(TMU) — New research into black holes has accelerated in recent years, producing some outlandish—though mind boggling—ideas. The newest theory advanced by researchers may take the cake in this regard.
A team of astrophysicists at Canada’s University of Waterloo have put forth a theory suggesting that our universe exists inside the event horizon of a massive higher dimensional black hole nested within a larger mother universe.
Perhaps even more strangely, scientists say this radical proposition is consistent with astronomical and cosmological observations and that theoretically, such a reality could inch us closer to the long-awaited theory of “quantum gravity.”
The research team at Waterloo used laws from string theory to imagine a lower-dimensional universe marooned inside the membrane of a higher dimensional one.
Lead researcher Robert Mann said:
”The basic idea was that maybe the singularity of the universe is like the singularity at the centre of a black hole. The idea was in some sense motivated by trying to unify the notion of singularity, or what is incompleteness in general relativity between black holes and cosmology. And so out of that came the idea that the Big Bang would be analogous to the formation of a black hole, but kind of in reverse.”
The research was based on the previous work of professor Niayesh Afshordi, though he is hardly the only scientist who has looked into the possibility of a black hole singularity birthing a universe.
Nikodem Poplawski of the University of New Haven imagines the seed of the universe like the seed of a plant—a core of fundamental information compressed inside of a shell that shields it from the outside world. Poplawski says this is essentially what a black hole is, a protective shell around a black hole singularity ravaged by extreme tidal forces creating a kind of torsion mechanism.
Compressed tightly enough—as scientists imagine is the case at the singularity of a black hole, which may break down the known laws of physics—the torsion could produce a spring-loaded effect comparable to a jack-in-the-box. The subsequent “big bounce” may have been our Big Bang, which took place inside the collapsed remnants of a five-dimensional star.
Poplawski also suggested that black holes could be portals connecting universes. Each black hole, he says, could be a “one-way door” to another universe, or perhaps the multiverse.
Regardless of whether or not this provocative theory is true, scientists increasingly believe that black holes could be the key to understanding many of the most vexing mysteries in the universe, including the Big Bang, inflation, and dark energy. Physicists also believe black holes could help bridge the divide between quantum mechanics and Einstein’s theory of relativity.
Elon Musk Says Cryptocurrency Will Be Used On Mars
SpaceX and Tesla CEO Elon Musk has stated that any future economy on Mars will likely be cryptocurrency-based.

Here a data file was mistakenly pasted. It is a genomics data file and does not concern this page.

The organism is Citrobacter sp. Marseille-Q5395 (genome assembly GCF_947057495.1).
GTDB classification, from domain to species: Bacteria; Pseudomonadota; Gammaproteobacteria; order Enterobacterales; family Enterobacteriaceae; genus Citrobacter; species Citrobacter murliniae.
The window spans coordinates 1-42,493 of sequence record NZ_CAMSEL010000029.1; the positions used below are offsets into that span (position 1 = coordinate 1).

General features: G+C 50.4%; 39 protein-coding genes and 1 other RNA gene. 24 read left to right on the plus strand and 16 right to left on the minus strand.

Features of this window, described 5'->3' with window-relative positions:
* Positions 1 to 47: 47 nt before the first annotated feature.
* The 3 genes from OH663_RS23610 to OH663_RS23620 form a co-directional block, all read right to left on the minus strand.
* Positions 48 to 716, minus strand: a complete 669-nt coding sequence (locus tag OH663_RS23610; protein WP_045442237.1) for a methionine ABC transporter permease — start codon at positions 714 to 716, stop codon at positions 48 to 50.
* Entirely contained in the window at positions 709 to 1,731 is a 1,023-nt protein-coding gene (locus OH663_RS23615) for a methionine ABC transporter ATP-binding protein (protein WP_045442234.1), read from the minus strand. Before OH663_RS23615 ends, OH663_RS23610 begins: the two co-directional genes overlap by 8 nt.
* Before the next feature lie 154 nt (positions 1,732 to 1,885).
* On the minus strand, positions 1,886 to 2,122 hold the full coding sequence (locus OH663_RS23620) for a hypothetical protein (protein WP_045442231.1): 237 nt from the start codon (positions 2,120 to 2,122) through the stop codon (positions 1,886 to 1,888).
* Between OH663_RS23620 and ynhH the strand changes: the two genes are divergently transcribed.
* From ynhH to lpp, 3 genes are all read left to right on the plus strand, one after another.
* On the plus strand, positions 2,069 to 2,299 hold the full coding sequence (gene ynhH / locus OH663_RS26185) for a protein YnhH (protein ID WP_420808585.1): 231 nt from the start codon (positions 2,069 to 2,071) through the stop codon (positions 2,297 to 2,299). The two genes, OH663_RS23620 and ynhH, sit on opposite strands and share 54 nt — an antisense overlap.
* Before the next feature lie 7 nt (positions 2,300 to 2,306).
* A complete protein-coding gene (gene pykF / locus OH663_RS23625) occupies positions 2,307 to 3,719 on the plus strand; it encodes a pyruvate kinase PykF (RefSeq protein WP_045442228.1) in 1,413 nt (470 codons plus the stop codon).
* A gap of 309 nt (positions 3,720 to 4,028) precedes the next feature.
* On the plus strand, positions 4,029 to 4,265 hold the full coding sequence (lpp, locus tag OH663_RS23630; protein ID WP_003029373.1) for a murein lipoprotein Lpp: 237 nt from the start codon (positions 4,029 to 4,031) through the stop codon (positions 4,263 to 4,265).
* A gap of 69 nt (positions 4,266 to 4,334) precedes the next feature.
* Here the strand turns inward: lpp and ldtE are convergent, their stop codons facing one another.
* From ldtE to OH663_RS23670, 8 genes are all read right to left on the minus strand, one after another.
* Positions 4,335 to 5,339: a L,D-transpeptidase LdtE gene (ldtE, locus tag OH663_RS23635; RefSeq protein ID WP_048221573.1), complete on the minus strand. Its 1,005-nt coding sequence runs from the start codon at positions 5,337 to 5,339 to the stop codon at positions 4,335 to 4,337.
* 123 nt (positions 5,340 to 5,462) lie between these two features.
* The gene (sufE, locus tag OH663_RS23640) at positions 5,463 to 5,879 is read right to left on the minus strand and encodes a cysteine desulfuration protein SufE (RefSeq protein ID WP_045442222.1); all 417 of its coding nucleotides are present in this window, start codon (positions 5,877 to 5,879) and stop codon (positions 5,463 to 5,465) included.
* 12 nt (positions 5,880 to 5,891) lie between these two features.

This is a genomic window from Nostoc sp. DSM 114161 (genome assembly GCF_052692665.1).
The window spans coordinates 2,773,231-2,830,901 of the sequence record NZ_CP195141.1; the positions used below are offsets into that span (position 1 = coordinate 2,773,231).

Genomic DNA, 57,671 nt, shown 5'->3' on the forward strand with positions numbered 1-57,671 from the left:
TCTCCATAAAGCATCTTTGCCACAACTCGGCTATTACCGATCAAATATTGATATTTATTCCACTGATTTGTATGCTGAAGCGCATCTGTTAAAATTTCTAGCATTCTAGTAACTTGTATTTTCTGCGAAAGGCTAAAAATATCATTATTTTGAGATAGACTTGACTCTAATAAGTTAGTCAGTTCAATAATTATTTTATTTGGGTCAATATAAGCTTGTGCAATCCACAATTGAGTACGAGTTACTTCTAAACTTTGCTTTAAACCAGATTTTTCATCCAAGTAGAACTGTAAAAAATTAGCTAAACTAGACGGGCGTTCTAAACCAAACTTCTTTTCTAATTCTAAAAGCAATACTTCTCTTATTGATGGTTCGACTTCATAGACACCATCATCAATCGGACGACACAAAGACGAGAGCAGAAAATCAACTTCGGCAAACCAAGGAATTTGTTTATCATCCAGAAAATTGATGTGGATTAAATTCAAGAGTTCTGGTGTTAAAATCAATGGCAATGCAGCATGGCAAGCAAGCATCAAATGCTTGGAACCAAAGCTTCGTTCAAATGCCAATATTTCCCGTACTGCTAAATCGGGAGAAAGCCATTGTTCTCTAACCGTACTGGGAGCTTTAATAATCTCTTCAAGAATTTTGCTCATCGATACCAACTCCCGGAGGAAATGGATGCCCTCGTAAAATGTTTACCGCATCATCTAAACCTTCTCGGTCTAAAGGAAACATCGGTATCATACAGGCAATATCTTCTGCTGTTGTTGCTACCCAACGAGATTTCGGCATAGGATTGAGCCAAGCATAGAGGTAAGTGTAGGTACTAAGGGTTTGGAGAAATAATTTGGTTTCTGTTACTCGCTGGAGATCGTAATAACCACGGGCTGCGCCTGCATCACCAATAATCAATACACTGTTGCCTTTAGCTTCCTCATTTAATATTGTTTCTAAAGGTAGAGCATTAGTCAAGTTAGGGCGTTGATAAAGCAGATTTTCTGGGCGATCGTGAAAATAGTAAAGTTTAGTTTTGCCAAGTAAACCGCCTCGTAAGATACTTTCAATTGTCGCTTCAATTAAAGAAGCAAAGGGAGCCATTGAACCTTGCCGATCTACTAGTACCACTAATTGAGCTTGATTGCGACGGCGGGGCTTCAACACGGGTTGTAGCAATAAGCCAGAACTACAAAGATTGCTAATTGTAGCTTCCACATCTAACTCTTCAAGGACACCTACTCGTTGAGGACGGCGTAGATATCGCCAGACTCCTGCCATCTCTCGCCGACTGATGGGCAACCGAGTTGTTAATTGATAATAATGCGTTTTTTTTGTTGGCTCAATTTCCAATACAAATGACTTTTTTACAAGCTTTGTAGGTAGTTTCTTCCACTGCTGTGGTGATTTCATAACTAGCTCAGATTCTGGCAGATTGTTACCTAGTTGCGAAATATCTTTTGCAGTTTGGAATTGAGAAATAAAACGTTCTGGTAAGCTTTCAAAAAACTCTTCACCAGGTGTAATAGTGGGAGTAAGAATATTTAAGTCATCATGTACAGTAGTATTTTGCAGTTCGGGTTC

The tech billionaire, who is also one of the co-founders of online payments giant PayPal which originally strived for a system like Bitcoin, has said in the past that he hopes to send the first humans to Mars as early 2024, with the ultimate aim of setting up a “self-sustaining city on Mars as soon as possible”.
Now, while responding to a Twitter thread started by AI researcher Lex Fridman, Musk stated that a “Mars economy will run on crypto”, suggesting it could be with the novelty cryptocurrency dogecoin which made him the unofficial CEO or a crypto asset named Marscoin.
Although Musk may have been making a joke, the Marscoin project actually exists. Marscoin was founded in 2014 and saw a brief surge in popularity during the cryptocurrency market bull run in late 2017 but its volume has died down. The altcoin currently has a market cap of less than $100,000, according to CoinMarketCap at the time of this report.
In comparison Dogecoin started as a meme is currently sitting at a market cap of $580,928,809 according to Coingecko.
Dogecoin, the project that Musk is the former CEO of, could be a more likely candidate to use. This is given its popularity and that it shares many of the same decentralized properties as Bitcoin.
The SpaceX founder has regularly spoken about his life goal to travel to Mars and earlier this year ordered employees to accelerate the development of the next-generation rocket.
SpaceX has previously stated that it would not recognize international law on Mars, instead, they said they would set up “self-governing principles”.
According to the Terms of Service of SpaceX’s Starlink internet project that TMU reported on, any future settlements on the Red Planet would “recognize Mars as a free planet”, adding that “no Earth-based government has authority or sovereignty over Martian activities.”
The terms stated: “Disputes will be settled through self-governing principles, established in good faith, at the time of Martian settlement.” Interestingly enough, this is something that could be achieved through blockchain technology and smart contracts.
“It would be people voting directly on issues,” Musk previously said in a 2016 interview. “The potential for corruption is substantially diminished in a direct versus a representative democracy.”
Report: Electric Cars Could Be Cheaper Than Gas Cars in Just 2 Years
According to a new report by energy research firm BloombergNEF, electric cars are getting cheaper and cheaper each passing year. The research firm found that in just two to three years, electric cars are on track to become cheaper than gasoline-powered vehicles.